German CPI surprises to the downside in November
The cost of living in Germany surprised to the downside in November as declines in energy and services inflation offset higher food prices.
According to a preliminary reading from the Federal Office of Statistics, the annual rate of increase in the Consumer Price Index fell from 10.7% for October to 10.0% in November.
Economists had penciled-in a reading of 10.4%.
On a harmonised basis however, headline CPI slipped from 11.6% to 11.3%, as expected by the consensus.
Claus Vistesen, Pantheon Macroeconomics's chief Eurozone economist, estimated that the year-on-year rate of core CPI in fact edged up by 0.2 percentage points to 5.2% in November, even as on a harmonised basis it slipped from 5.1% to 4.8%.
He said that the reason for the latter were so-called 'base effects'.
Base effects in oil and gas pointed to "significant" declines in annual inflation, but wholesale gas prices were impacting on electricity costs and consumer gas prices with a lag, he cautioned.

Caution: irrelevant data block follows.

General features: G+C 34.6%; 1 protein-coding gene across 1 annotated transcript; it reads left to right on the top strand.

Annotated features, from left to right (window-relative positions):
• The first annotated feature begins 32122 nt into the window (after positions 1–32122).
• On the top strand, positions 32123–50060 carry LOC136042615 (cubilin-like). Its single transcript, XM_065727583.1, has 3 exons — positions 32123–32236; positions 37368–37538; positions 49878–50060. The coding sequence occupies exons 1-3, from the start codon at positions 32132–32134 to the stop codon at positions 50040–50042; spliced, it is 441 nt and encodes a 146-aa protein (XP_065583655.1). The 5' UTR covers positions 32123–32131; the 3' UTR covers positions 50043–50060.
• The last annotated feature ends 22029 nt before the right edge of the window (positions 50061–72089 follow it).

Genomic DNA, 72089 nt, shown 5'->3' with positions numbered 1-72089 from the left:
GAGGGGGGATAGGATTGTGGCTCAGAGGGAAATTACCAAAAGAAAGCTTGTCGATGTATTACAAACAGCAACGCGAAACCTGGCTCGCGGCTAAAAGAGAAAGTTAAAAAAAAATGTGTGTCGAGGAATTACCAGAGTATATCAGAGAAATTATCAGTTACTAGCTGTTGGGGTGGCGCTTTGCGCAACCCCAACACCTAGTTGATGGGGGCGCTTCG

Yet colder temperatures were likely to push wholesale gas prices higher, he added.
And it was unclear how Eurostat would treat the German gas price caps which weren't expected to be signed into law until March 2023 and to then be applied retroactively.
Regarding the possible implications for markets from Tuesday's data release, Vistesen said: "Combined with the earlier fall in Spain, this hints at a downside surprise in tomorrow’s EZ HICP headline.
"This, in turn, would go some way to support the idea of an ECB pivot in December, to a 50bp hike, from 75bp in September and October."
For his part, Iaroslav Shelepko at Barclays Research was anticipating a decline in the year-on-year headline rate of euro area CPI to 10.2% (consensus: 10.4%).
However, core CPI would prove sticky, he said, rising by one tenth of a percentage point to 5.1% (consensus: 5.0%).